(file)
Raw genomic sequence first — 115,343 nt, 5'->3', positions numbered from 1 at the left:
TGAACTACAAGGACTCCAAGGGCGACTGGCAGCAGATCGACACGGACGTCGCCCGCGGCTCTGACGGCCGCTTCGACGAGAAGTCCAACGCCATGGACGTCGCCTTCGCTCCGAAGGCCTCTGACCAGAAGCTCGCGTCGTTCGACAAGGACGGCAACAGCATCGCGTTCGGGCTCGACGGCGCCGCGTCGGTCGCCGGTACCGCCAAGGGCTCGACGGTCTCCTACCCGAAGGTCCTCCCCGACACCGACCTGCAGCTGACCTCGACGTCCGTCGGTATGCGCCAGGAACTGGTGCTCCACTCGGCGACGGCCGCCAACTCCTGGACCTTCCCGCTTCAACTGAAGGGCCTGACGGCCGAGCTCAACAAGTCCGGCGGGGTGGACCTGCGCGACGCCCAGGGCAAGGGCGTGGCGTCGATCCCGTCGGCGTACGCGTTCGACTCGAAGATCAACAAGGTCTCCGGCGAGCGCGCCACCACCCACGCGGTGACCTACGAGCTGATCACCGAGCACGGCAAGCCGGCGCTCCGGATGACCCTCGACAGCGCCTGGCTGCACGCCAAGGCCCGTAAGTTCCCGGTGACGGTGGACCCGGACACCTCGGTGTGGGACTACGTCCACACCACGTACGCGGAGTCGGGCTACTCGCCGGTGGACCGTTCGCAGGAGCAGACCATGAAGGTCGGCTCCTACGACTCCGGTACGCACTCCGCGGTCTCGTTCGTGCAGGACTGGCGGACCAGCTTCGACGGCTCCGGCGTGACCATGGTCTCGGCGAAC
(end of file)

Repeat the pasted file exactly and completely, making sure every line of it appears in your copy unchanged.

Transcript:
Raw genomic sequence first — 115,343 nt, 5'->3', positions numbered from 1 at the left:
TGAACTACAAGGACTCCAAGGGCGACTGGCAGCAGATCGACACGGACGTCGCCCGCGGCTCTGACGGCCGCTTCGACGAGAAGTCCAACGCCATGGACGTCGCCTTCGCTCCGAAGGCCTCTGACCAGAAGCTCGCGTCGTTCGACAAGGACGGCAACAGCATCGCGTTCGGGCTCGACGGCGCCGCGTCGGTCGCCGGTACCGCCAAGGGCTCGACGGTCTCCTACCCGAAGGTCCTCCCCGACACCGACCTGCAGCTGACCTCGACGTCCGTCGGTATGCGCCAGGAACTGGTGCTCCACTCGGCGACGGCCGCCAACTCCTGGACCTTCCCGCTTCAACTGAAGGGCCTGACGGCCGAGCTCAACAAGTCCGGCGGGGTGGACCTGCGCGACGCCCAGGGCAAGGGCGTGGCGTCGATCCCGTCGGCGTACGCGTTCGACTCGAAGATCAACAAGGTCTCCGGCGAGCGCGCCACCACCCACGCGGTGACCTACGAGCTGATCACCGAGCACGGCAAGCCGGCGCTCCGGATGACCCTCGACAGCGCCTGGCTGCACGCCAAGGCCCGTAAGTTCCCGGTGACGGTGGACCCGGACACCTCGGTGTGGGACTACGTCCACACCACGTACGCGGAGTCGGGCTACTCGCCGGTGGACCGTTCGCAGGAGCAGACCATGAAGGTCGGCTCCTACGACTCCGGTACGCACTCCGCGGTCTCGTTCGTGCAGGACTGGCGGACCAGCTTCGACGGCTCCGGCGTGACCATGGTCTCGGCGAAC